Despite a considerable amount of research on oral proficiency testing over the last 20 years, little is understood about the interview process itself and the spoken interaction that takes place in it. This article presents a qualitative analysis of one aspect of interviewer-candidate interaction, namely, the types of linguistic and interactional support that the native speaker interlocutor provides to the non-native speaker candidate in a one-on-one interview. Results indicate that eight types of interlocutor support are prevalent in the corpus of 58 transcribed Cambridge Assessment of Spoken English (CASE) interviews studied. It is suggested that these are positive findings in the sense that documented conversational practices are present in this assessment context; there is also reason for concern since the effect of such support on outcome ratings of proficiency remains unclear.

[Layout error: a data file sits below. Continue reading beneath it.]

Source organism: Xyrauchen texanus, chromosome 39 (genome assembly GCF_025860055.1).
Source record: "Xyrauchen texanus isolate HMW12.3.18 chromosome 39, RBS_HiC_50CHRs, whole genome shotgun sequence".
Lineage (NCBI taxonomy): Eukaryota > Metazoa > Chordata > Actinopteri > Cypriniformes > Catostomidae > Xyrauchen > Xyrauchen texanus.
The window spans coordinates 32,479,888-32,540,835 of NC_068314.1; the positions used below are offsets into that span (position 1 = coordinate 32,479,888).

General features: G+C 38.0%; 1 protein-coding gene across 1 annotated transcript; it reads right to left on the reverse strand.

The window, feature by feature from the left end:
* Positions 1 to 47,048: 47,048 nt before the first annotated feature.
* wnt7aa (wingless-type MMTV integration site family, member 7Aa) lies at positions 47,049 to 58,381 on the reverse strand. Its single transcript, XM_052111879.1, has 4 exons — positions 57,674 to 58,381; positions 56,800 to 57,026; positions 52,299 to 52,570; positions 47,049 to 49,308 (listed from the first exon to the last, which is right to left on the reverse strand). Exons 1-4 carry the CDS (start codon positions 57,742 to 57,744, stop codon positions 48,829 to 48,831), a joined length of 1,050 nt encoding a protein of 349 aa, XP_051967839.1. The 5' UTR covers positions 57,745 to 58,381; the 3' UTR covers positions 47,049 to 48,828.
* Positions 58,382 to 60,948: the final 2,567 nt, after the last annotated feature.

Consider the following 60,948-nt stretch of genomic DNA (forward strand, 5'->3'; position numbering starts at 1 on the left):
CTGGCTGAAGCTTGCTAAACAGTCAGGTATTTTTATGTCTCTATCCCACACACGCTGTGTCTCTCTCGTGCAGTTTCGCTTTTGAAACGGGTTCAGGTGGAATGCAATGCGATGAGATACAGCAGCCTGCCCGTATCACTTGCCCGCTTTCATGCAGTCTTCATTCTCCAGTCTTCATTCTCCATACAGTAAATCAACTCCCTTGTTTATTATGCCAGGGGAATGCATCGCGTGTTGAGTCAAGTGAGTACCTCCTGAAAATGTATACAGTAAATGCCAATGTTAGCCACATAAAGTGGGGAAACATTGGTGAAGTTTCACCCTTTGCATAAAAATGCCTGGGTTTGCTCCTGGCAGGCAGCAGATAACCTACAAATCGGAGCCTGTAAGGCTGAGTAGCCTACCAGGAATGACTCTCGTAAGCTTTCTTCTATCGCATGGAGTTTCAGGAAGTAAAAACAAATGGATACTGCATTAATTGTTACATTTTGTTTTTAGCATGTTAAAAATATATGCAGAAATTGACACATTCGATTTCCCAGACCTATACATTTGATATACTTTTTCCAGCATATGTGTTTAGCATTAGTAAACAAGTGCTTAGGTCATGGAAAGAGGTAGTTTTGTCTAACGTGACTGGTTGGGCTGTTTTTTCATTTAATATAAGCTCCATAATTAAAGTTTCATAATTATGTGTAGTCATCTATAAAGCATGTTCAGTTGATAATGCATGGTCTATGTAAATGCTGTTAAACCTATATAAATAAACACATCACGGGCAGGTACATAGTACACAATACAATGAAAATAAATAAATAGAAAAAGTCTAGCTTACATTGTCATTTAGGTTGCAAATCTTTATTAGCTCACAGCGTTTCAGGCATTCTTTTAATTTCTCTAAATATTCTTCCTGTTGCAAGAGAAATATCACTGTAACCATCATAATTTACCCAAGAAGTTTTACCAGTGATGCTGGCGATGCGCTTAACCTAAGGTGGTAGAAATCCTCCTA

|Original language||English (US)|
|Number of pages||22|
|State||Published - 1996|
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